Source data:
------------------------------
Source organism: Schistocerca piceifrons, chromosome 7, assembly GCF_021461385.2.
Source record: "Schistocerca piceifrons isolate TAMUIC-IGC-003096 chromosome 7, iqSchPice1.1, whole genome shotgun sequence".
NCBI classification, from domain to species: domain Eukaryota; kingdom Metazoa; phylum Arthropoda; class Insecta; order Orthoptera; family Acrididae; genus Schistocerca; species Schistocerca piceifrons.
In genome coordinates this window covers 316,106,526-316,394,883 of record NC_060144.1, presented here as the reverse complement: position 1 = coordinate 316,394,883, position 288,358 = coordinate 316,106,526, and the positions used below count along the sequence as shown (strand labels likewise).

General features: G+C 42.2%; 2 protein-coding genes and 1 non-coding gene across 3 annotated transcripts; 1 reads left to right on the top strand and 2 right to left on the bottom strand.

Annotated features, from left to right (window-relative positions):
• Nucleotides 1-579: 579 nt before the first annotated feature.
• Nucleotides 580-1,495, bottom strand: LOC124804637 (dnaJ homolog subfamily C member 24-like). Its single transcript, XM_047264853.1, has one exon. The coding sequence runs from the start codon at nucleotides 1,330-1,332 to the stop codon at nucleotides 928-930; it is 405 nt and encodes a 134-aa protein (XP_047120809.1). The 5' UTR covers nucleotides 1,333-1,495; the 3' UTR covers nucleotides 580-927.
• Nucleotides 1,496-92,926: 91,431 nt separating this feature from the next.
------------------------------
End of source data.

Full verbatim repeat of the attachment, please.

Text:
Source organism: Schistocerca piceifrons, chromosome 7, assembly GCF_021461385.2.
Source record: "Schistocerca piceifrons isolate TAMUIC-IGC-003096 chromosome 7, iqSchPice1.1, whole genome shotgun sequence".
NCBI classification, from domain to species: domain Eukaryota; kingdom Metazoa; phylum Arthropoda; class Insecta; order Orthoptera; family Acrididae; genus Schistocerca; species Schistocerca piceifrons.
In genome coordinates this window covers 316,106,526-316,394,883 of record NC_060144.1, presented here as the reverse complement: position 1 = coordinate 316,394,883, position 288,358 = coordinate 316,106,526, and the positions used below count along the sequence as shown (strand labels likewise).

General features: G+C 42.2%; 2 protein-coding genes and 1 non-coding gene across 3 annotated transcripts; 1 reads left to right on the top strand and 2 right to left on the bottom strand.

Annotated features, from left to right (window-relative positions):
• Nucleotides 1-579: 579 nt before the first annotated feature.
• Nucleotides 580-1,495, bottom strand: LOC124804637 (dnaJ homolog subfamily C member 24-like). Its single transcript, XM_047264853.1, has one exon. The coding sequence runs from the start codon at nucleotides 1,330-1,332 to the stop codon at nucleotides 928-930; it is 405 nt and encodes a 134-aa protein (XP_047120809.1). The 5' UTR covers nucleotides 1,333-1,495; the 3' UTR covers nucleotides 580-927.
• Nucleotides 1,496-92,926: 91,431 nt separating this feature from the next.